Apr 07, 2021, 07:59 PM
Registered User
Discussion

# Battery life with brushless ESC and motor

I've been trying to determine the battery life of 2200mAh 11.1V LiPo battery. I'm using an ESC with continuous output of 60A and an UBEC rating of 5.5V/4A with a voltage input from 6.4-16.8V. The motor is 20A with a 12-24V / 30-200W range and rated at 1000 rpm per volt. I thought the output current of the battery must exceed the output of the ESC. If the ESC is outputting 60A continuously the battery would have to operate at its max discharge rate of 66A (given by specs). I'm not too familiar with the functionality of ESCs. My question is how much current is being drawn from the battery?
 Apr 07, 2021, 08:32 PM Registered User The motor will draw whatever current it needs to drive the load it is attached to. Without knowing the load (propeller), it is impossible to answer your question. In any case, the best answer is to just measure the current. A wattmeter is an essential tool if you are planning to do anything involving electric motors, so the sooner you get one, the better. Those 20A, 60A and 66A specs are a maximum rating the component is capable of if asked to do so. They don't mean that the component is continuously pushing out that much current. If the motor is not connected to anything, the current will be an amp or two, to overcome bearing friction and other losses. If you put on a big prop that needs 100A to turn, the motor will (try to) draw 100A and something will fail spectacularily.
 Apr 07, 2021, 08:46 PM Registered User Thread OP I'm using a Eastar 12-24V DIY Ship Motor Underwater Propeller Thruster Fit for RC Boat AUV Robot. How do calculate the load of the propeller?
 Apr 07, 2021, 09:07 PM Registered User Ah, a water prop. That's outside of my knowledge, sorry. Rcgroups has a Boats section, maybe sombody there would know. Or maybe in the Modelling science section. But as said, calculations are only as accurate as your assumptions of initial conditions. Better to just measure it.
 Apr 07, 2021, 09:48 PM If it flies, I can crash it. The rules are basically the same. But the question as stated cannot be answered. The parameters listed are all "maximum rated"/"do not exceed" values, not what is actually going to be required from the power system when it's in operation. The ESC doesn't "output" anything, it just passes voltage and current from the battery to the motor. The prop diameter and blade count and blade pitch and motor RPM dictate how much current the motor will draw in operation. If the current the motor will draw with the prop of choice exceeds the motor's maximum rating, the motor will be destroyed. If the current the motor will draw is greater than the ESC's maximum rating, the ESC will be destroyed. If the current the motor will draw is greater than the battery can deliver, the battery will be destroyed. It all comes down to how much current the motor will draw. That's a function of the motor, the prop, and the operating voltage. It's not easy to figure out, the equations are complex and not at all "linear". There are on-line tools that can do the math for you, though. The one I've used is eCalc and I think it has a boat calculator (I've only used the airplane and multirotor calculators).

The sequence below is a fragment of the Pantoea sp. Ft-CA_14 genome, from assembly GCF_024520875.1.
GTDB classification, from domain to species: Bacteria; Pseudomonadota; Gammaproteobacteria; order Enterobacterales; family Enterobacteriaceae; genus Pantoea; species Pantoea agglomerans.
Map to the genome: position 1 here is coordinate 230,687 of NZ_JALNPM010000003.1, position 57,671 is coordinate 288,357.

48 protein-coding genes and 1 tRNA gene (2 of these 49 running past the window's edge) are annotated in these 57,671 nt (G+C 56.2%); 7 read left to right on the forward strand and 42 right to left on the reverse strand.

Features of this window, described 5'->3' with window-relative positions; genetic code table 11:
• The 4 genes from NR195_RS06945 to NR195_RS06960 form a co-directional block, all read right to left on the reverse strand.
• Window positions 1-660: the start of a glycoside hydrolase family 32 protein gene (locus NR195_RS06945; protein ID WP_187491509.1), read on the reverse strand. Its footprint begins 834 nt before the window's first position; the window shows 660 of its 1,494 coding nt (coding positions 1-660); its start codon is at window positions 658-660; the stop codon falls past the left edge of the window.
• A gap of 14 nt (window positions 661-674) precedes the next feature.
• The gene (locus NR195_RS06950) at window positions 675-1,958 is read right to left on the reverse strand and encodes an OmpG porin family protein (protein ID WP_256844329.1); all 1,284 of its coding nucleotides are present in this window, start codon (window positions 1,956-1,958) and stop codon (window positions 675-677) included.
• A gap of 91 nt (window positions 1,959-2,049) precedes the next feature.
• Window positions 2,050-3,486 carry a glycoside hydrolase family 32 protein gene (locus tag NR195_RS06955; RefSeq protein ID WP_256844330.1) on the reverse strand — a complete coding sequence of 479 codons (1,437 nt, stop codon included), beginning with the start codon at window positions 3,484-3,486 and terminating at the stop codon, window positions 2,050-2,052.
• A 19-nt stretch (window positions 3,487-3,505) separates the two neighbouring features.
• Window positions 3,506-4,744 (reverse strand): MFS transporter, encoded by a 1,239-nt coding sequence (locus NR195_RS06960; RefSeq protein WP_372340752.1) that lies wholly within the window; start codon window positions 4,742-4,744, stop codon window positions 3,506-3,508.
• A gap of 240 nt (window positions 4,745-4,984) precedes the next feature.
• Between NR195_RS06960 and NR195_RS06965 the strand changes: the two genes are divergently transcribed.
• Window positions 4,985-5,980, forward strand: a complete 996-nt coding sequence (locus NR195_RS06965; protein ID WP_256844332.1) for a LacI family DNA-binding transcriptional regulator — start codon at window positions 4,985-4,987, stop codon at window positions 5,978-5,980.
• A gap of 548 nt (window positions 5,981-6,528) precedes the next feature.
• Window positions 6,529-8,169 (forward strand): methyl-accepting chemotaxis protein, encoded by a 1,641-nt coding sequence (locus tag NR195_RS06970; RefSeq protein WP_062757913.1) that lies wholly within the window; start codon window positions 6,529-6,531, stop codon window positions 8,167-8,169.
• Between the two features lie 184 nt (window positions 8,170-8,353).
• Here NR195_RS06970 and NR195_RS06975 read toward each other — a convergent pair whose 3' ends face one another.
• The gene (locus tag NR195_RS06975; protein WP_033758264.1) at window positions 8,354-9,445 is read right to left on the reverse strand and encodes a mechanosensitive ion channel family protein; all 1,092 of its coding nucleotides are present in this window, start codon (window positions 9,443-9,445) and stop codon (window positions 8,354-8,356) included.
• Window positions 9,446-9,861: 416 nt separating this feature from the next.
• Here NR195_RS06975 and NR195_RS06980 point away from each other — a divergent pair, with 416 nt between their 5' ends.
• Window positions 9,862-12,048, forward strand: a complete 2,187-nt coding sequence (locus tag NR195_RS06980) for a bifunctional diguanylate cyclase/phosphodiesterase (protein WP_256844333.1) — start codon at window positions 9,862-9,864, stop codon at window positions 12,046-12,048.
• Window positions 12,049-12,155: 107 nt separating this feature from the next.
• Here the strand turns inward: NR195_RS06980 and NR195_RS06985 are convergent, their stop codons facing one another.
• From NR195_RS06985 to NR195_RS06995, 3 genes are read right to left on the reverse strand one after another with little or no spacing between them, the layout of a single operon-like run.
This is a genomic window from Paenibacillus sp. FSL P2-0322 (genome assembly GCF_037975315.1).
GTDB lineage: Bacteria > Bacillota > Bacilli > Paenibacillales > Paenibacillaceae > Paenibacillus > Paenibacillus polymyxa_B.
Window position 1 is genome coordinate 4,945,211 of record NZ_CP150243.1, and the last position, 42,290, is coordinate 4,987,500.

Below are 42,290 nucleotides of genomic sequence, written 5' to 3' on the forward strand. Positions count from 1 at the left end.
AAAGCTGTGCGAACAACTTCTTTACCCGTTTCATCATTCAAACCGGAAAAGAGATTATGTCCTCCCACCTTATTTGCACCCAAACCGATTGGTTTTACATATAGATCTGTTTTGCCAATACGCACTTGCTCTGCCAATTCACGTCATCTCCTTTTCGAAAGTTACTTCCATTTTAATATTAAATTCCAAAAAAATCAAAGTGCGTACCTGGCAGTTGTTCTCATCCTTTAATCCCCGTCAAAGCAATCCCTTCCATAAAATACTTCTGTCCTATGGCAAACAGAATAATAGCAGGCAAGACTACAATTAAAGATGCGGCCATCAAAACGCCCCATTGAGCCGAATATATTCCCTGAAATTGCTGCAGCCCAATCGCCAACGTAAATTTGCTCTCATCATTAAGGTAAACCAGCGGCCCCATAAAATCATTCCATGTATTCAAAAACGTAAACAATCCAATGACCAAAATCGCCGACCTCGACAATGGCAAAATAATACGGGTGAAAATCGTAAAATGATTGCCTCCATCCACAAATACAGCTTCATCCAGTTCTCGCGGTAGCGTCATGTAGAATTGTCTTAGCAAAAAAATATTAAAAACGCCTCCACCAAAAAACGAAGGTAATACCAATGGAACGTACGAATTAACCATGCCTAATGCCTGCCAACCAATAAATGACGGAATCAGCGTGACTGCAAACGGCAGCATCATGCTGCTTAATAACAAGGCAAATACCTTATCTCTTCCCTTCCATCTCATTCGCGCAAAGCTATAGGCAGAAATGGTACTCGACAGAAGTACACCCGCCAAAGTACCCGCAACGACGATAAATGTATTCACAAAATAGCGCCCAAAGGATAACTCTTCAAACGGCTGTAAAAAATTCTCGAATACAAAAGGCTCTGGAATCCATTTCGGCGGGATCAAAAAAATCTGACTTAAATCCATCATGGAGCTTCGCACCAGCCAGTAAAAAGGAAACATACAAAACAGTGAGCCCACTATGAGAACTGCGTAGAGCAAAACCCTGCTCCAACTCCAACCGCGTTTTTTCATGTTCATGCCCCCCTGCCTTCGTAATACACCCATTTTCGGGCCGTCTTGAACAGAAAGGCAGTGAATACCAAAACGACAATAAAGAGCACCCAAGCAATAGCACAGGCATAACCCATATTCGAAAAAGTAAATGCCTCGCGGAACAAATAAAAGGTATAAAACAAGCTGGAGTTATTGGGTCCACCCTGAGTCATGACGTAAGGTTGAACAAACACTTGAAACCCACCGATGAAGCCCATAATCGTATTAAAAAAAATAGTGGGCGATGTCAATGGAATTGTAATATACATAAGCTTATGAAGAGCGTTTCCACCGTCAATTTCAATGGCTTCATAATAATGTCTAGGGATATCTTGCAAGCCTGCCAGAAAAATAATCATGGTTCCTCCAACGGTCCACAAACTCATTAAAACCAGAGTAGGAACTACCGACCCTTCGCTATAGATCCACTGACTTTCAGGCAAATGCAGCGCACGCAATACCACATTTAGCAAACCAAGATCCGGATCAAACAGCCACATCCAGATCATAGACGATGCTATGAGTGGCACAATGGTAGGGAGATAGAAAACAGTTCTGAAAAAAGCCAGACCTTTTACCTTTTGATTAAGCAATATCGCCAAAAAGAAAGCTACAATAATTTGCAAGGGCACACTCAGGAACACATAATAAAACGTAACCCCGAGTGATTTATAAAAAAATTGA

Apr 08, 2021, 10:47 AM homo ludens modellisticus The 'full' story. Even a seemingly small change/error in setup can result in quite an unexpected increase. Therefore always measure current and power in a new or changed setup. Because current and power drawn are proportional topitch #blades voltage² respectively voltage³ kv³ diameter⁴ So even a small change/error in setup can have huge effects. Increase in current with one or two cells added, simple table - RCG Expensive examples. Going from 2s to 3s, a 50% increase, would (3/2)²=2.2 fold current, more than double, 120% extra. A 25% increase in velocity konstant kv³ would (1.25)³=2 fold current, 100% extra. A mere 10% increase in diameter would (11/10)⁴=1.1⁴=1.4 fold current, 40% extra. Extreme examples. Doubling voltage would 2²=4 fold current. Doubling velocity konstant kv³ would 2³=8 fold current. Doubling diameter would 2⁴=16 fold current.
 Apr 08, 2021, 10:48 AM homo ludens modellisticus Without a watt-meter you are in the dark. Until something starts to glow To trust is good To calculate is better Will get you to say within 10%, if input ok. e-flight calculators & propdata (compilation) To measure is a must Without a watt-meter you are in the dark. Until something starts to glow A watt-meter will more than pay for itself, several times over, your battery, ESC and motor will love you for it. After calculating, always check current when you have a new/changed setup. Will also help you find optimal setup. And it's a great tool for debugging your power train. About watt-meters and how to use them, by RCG user vollrathd: www.wattflyer.com/forums/attachment.php?attachmentid=117297 A very long clearance sale, originally 200+\$, now literally peanuts: Hyperion Emeter II wattmeter, with local&remote logging, optical&electrical tach, servo tester - RCG Careful! Keep battery-/watt-/multi-meter wires short: too long wires batteryside will kill ESC over time: precautions, solutions & workarounds - RCG Vriendelijke groeten en wees voorzichtig, Ron • Without a watt-meter you're in the dark ... until something starts to glow • • E-flight calculators • watt-meters • diy motor tips&tricks • Cumulus MFC •